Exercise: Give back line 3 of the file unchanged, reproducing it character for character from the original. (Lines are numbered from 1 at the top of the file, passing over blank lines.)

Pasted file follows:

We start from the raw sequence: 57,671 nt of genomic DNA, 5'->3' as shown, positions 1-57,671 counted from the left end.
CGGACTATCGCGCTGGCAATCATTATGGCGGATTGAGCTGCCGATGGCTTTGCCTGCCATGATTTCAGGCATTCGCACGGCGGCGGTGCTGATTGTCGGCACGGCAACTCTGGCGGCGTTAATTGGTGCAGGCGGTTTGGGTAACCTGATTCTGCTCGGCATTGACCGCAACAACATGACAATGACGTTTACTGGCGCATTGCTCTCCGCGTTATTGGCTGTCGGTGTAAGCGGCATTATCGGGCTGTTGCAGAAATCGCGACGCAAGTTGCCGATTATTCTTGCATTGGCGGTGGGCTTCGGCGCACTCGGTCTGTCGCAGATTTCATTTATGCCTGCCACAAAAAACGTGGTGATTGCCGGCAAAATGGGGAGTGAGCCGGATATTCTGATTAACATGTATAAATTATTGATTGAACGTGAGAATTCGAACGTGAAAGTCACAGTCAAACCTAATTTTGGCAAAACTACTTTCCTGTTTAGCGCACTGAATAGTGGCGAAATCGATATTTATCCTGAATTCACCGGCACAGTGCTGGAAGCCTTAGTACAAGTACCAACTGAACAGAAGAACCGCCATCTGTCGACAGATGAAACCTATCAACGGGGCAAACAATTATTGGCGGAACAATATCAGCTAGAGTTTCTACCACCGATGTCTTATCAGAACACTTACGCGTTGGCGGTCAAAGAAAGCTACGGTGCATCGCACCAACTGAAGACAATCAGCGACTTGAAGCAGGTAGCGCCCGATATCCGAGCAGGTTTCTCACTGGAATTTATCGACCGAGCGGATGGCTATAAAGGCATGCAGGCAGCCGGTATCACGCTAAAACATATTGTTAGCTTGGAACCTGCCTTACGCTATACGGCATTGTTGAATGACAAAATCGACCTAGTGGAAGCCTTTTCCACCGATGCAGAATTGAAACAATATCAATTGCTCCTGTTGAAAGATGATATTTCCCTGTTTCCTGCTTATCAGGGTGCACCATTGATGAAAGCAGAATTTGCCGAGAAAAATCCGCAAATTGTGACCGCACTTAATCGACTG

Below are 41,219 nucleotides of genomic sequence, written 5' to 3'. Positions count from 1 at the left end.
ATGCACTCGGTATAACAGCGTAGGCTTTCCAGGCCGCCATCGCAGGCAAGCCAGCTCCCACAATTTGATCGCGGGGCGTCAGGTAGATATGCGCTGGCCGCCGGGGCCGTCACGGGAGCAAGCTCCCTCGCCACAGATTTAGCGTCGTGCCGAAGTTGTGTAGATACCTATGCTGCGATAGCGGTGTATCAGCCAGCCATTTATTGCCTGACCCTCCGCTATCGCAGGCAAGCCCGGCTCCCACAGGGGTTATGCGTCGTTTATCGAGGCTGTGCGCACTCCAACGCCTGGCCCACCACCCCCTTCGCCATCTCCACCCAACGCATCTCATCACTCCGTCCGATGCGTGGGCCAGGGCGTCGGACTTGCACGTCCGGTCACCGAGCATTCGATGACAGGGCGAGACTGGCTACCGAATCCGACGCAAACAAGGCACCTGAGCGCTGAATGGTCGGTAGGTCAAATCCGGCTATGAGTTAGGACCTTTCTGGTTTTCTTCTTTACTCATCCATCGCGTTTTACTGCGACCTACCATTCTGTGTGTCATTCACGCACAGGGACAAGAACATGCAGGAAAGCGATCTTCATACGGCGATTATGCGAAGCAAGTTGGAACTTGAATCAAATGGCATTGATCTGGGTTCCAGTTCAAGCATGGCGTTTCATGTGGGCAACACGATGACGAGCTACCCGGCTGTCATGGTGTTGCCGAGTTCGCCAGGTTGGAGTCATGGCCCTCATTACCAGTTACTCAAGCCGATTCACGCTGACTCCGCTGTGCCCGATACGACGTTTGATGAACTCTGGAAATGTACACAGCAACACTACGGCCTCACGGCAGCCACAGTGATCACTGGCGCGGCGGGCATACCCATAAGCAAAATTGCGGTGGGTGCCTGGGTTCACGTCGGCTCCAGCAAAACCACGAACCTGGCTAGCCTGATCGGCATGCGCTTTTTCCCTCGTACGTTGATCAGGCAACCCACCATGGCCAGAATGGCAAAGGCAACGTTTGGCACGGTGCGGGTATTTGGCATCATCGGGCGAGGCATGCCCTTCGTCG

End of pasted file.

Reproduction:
Below are 41,219 nucleotides of genomic sequence, written 5' to 3'. Positions count from 1 at the left end.